The annual general meeting of KBC

I had a new KBC experience today, after being a lifelong customer and having worked for 5 years at the bank-insurance group. This time not as a client or as an employee, but as a (co-)owner of the company.  The annual general meeting of shareholders was organized in the company’s Molenbeek1 headquarters this morning.

Entering the room where the meeting took place, all shareholders got an electronic voting device with a card specifying their number of shares. As a listed company, tens of thousands of investors own KBC shares. However, the number of stock holders was pretty modest. The audience consisted mainly of pensioners who considered this meeting as a little trip. The rest of the room was filled with journalists on one side and students on the other. Probably their professor had had the bright idea to show them the boring stuff in their text books in practice.

In addition to the ‘regular’ people, former chief executives and major stock holders were also present. I won’t name anyone to respect their privacy. But it you want to see the top of Flemish businessmen in real life, I have one tip for you. Buy a share of KBC and come to the shareholder meeting of 2017. Maybe you can even talk to them at the reception afterwards 🙂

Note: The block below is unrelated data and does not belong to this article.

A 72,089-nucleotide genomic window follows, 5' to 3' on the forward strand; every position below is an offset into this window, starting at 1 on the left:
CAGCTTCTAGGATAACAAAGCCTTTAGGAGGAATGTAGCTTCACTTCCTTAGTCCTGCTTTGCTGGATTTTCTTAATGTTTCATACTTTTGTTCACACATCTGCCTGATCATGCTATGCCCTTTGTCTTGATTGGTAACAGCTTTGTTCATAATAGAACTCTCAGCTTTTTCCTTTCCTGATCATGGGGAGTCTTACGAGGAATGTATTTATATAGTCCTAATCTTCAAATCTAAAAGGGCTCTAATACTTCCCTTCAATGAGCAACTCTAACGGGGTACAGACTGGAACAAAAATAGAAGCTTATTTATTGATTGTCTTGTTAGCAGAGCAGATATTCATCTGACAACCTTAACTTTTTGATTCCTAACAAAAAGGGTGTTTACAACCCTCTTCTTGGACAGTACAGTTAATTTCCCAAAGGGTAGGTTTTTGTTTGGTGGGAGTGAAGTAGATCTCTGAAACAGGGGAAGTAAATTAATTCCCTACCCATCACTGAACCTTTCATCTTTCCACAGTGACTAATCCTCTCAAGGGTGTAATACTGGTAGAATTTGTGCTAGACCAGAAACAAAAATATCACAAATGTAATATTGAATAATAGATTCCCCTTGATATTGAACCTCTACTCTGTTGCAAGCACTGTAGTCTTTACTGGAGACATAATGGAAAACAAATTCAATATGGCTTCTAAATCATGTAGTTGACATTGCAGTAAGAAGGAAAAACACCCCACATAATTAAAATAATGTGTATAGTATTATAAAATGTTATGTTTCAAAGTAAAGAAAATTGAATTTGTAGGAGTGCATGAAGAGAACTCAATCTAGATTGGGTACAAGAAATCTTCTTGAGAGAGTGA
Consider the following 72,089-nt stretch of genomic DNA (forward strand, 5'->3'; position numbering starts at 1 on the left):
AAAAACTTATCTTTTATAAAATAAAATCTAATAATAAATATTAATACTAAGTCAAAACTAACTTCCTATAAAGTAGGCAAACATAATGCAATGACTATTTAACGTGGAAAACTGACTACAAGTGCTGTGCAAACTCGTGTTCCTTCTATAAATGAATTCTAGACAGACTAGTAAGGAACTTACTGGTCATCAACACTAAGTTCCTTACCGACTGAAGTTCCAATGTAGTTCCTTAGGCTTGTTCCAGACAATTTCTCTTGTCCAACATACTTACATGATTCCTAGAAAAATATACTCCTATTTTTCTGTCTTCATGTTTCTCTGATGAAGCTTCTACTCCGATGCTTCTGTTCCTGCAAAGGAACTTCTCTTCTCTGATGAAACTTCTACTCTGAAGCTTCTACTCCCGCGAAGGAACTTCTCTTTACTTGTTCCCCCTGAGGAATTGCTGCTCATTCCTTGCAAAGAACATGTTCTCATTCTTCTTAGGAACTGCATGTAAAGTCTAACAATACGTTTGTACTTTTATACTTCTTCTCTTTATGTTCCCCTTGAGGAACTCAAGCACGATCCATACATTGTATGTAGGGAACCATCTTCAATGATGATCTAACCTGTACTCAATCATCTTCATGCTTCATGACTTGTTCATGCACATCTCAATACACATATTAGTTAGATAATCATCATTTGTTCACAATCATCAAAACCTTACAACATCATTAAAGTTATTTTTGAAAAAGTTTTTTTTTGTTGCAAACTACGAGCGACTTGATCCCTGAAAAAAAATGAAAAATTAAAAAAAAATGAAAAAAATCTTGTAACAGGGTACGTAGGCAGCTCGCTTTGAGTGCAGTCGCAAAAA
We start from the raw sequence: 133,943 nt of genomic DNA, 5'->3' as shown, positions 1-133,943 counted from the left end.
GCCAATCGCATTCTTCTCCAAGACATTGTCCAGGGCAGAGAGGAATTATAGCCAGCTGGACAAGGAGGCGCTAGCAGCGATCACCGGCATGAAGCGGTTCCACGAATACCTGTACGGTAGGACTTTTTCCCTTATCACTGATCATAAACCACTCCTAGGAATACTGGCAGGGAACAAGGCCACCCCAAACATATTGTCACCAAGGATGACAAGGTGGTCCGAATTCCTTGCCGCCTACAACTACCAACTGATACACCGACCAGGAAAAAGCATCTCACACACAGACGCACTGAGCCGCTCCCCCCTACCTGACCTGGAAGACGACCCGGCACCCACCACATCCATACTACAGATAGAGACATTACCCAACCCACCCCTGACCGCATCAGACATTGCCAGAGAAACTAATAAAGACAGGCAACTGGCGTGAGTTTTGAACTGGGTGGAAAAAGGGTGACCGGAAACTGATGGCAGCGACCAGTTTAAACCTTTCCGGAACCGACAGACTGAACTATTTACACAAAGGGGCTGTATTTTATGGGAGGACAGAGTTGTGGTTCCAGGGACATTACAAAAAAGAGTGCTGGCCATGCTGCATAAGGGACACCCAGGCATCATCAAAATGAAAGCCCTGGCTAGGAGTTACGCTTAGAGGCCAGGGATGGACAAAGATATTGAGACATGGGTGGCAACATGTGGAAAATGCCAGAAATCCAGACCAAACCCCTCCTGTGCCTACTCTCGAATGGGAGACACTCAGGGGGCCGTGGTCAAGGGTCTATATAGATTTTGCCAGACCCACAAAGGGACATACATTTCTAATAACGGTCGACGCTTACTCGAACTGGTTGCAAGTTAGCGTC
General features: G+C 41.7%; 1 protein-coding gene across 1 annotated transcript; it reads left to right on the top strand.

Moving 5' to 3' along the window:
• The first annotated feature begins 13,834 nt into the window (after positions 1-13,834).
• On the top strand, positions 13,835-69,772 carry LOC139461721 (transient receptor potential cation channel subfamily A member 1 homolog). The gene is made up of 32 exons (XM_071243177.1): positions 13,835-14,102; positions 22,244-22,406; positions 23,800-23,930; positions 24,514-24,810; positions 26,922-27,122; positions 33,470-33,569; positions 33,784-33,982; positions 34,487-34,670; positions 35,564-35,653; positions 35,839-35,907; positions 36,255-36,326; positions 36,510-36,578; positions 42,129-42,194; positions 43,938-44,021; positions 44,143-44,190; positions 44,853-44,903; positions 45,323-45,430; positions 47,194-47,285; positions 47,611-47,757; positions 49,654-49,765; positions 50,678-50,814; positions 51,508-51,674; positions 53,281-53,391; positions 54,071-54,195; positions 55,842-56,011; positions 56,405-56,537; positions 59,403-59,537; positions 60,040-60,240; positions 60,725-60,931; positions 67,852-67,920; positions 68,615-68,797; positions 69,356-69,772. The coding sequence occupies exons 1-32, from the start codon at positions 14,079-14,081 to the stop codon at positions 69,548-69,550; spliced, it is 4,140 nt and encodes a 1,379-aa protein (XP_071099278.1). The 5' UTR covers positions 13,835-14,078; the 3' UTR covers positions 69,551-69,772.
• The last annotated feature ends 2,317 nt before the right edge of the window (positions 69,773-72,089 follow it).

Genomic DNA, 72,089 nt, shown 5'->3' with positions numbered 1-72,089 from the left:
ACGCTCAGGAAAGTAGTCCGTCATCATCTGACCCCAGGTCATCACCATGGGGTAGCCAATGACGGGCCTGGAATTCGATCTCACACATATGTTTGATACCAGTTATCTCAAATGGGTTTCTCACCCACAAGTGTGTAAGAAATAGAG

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Chairman Thomas Leysen (second from the left) and CEO Johan Thijs (second from the right).

I can be brief about the actual content of the meeting. CEO Johan Thijs presented the results of KBC Group. He gave the audience some details about the individual markets that the company operates in and their contributions to the bottom line. There were no big secrets, everybody can read the annual report online. There was one thing that stuck with me: bank taxes (independent from the actual profit!) are an important cost of doing business.

After the presentation of Mr. Thijs, the meeting was led by Thomas Leysen, the chairman of the board of directors. The shareholders could vote about the proposals concerning the remuneration and the appointment of the board. Over 300 million shares were represented in the room, with each share giving right to a single vote. I will let you guess how important my votes were 😛

All items on the agenda were approved. Apparently Mr. Thijs’ presentation was that good, that nobody felt the need to ask questions at the end. The general meeting only took one and a half hours. After the reception I went home to continue working on my book.

  1. Yes, that Molenbeek, infamous for its terrorists.

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